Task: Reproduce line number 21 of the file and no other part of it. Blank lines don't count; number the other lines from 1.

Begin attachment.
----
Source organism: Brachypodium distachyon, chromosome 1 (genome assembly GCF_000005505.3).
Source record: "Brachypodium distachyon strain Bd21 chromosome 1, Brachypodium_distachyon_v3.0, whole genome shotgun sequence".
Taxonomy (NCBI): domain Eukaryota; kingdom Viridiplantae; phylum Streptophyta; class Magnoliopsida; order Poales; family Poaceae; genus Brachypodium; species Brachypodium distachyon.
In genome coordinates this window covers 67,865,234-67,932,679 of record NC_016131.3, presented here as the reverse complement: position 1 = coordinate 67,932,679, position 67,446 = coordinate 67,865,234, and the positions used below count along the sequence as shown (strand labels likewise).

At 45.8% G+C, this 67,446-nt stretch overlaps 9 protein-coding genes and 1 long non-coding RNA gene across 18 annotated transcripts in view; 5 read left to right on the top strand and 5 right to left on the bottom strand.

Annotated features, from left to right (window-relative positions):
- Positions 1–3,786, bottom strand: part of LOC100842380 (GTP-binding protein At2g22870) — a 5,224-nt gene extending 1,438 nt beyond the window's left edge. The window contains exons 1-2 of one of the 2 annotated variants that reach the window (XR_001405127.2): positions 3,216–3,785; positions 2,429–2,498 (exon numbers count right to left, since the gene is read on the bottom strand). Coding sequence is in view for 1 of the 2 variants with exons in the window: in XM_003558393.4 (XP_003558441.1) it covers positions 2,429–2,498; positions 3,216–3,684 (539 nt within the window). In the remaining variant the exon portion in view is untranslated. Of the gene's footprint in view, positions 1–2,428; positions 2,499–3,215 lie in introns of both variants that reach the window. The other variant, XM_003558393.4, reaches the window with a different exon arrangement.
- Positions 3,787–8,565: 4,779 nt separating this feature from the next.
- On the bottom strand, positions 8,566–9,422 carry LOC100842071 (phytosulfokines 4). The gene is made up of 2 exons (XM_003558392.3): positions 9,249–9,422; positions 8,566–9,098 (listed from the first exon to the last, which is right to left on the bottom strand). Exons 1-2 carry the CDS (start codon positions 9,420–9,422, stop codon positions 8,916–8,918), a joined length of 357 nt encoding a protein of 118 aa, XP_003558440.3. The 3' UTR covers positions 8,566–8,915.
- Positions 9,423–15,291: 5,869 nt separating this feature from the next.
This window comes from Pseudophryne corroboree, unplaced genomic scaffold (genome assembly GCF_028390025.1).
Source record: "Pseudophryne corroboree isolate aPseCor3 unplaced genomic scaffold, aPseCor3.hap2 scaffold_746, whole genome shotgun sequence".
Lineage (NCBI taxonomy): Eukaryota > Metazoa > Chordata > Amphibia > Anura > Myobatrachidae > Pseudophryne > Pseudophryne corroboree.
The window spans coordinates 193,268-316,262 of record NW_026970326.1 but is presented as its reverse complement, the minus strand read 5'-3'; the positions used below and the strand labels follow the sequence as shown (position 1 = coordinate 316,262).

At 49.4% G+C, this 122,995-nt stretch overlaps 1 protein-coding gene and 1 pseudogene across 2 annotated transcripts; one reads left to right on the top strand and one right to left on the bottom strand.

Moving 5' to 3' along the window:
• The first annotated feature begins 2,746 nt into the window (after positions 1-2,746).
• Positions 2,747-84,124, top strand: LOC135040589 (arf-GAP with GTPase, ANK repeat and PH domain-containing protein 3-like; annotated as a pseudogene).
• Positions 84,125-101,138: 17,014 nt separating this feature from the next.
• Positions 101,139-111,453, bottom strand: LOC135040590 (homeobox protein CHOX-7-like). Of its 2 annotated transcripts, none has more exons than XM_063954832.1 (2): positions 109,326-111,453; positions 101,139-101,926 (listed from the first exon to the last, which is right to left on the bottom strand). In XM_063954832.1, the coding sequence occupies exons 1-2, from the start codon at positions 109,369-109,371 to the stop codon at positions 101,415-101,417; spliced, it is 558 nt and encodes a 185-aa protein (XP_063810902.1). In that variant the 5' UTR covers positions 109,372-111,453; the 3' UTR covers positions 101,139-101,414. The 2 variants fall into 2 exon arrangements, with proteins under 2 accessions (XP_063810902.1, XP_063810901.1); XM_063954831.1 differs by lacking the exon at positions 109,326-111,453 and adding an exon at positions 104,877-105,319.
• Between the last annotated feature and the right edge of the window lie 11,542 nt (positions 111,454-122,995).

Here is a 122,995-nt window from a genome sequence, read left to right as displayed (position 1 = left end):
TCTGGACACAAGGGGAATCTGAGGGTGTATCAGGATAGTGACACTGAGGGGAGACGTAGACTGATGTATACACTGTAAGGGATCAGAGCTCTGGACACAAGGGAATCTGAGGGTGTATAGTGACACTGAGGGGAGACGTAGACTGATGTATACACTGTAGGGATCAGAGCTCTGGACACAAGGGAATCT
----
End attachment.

• Between the last annotated feature and the right edge of the window lie 11,542 nt (positions 111,454-122,995).